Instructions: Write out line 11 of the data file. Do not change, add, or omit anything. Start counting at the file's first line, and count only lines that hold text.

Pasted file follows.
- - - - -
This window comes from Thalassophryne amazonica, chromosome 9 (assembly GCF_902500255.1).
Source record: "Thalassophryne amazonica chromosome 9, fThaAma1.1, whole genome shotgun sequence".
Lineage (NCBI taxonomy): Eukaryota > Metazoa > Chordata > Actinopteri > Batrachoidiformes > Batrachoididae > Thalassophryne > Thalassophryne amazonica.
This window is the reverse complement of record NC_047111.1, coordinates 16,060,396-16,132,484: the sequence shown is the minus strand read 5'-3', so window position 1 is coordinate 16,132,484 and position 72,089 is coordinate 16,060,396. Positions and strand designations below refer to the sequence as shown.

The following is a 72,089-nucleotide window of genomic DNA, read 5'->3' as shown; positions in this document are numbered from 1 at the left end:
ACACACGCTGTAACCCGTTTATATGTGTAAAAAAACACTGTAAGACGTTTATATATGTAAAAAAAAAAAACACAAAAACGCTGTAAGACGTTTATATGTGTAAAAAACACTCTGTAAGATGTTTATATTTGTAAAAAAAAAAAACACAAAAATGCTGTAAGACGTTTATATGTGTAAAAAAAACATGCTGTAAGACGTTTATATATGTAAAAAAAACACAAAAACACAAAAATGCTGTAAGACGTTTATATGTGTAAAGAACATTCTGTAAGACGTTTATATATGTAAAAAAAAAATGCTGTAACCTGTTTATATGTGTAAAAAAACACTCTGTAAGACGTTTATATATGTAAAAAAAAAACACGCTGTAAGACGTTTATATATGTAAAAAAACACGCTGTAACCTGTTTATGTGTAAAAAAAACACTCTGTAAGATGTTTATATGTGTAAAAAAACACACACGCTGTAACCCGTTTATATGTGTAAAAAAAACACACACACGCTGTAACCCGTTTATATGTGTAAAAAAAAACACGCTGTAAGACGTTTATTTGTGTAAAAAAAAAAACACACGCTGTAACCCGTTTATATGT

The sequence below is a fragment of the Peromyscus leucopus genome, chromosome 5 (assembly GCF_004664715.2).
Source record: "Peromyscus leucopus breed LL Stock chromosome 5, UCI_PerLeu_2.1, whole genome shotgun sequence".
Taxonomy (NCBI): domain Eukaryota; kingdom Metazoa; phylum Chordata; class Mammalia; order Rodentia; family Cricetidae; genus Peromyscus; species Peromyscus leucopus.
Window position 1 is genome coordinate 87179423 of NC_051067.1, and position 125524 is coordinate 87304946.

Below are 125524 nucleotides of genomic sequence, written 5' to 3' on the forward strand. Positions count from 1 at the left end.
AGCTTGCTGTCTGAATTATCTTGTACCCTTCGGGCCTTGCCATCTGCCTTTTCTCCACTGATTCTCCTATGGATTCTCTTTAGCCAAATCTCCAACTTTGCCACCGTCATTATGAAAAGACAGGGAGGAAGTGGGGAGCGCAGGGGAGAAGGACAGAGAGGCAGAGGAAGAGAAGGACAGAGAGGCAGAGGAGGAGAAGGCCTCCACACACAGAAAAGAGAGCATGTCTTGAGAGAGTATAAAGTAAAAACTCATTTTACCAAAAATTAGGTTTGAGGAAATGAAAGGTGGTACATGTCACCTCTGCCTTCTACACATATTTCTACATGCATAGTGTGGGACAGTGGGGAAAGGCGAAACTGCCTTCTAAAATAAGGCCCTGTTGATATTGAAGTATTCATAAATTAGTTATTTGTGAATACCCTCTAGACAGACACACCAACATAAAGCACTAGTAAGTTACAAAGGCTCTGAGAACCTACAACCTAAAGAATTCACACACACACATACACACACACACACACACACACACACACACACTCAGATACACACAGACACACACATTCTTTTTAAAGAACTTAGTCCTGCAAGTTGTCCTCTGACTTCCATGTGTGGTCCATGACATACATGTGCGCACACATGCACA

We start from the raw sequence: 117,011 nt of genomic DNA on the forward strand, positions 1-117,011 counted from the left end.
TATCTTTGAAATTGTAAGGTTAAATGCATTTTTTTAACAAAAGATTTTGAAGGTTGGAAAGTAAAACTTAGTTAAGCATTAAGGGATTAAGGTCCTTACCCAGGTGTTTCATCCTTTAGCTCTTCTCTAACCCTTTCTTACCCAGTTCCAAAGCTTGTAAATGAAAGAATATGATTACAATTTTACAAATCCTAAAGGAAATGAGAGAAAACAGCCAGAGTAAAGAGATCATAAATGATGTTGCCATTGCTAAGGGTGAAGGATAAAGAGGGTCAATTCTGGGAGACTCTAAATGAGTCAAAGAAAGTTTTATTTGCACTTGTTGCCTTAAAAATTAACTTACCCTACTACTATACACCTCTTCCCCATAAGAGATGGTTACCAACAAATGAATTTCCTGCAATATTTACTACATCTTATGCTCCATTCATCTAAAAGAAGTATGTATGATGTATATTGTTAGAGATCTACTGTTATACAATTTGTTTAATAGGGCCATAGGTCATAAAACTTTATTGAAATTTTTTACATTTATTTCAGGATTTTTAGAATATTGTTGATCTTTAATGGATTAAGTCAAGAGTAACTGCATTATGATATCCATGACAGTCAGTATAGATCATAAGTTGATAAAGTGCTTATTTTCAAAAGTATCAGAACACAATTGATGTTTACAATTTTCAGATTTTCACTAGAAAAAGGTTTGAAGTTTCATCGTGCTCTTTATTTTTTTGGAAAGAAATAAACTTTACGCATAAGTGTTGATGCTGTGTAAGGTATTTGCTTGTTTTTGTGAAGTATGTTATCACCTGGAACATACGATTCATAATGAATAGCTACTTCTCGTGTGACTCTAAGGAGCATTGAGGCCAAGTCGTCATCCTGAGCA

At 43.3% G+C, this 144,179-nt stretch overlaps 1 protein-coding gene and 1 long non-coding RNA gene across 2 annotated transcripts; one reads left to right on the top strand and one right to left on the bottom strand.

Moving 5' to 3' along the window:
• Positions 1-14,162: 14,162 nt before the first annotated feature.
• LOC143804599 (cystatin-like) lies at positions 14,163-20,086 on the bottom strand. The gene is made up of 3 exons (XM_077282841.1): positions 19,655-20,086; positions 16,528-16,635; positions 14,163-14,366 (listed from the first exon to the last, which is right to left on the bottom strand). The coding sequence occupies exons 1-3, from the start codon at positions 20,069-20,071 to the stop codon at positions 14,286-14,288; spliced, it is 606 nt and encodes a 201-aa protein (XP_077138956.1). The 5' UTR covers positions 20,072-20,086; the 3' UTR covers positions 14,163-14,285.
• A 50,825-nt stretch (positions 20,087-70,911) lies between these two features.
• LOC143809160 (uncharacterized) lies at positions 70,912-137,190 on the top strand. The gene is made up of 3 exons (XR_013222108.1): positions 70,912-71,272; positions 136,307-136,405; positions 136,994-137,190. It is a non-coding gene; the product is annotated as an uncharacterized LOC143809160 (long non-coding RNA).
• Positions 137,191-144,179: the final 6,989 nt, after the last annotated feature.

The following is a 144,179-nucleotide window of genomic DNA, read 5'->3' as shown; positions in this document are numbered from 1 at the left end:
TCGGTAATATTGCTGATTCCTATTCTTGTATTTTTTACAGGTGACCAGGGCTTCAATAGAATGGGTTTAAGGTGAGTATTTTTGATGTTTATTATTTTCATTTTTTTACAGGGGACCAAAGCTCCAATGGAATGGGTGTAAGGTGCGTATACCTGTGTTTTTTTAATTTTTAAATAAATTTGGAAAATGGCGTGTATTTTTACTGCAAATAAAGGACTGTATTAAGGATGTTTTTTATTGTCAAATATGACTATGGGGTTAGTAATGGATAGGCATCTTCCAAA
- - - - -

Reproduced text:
Below are 125524 nucleotides of genomic sequence, written 5' to 3' on the forward strand. Positions count from 1 at the left end.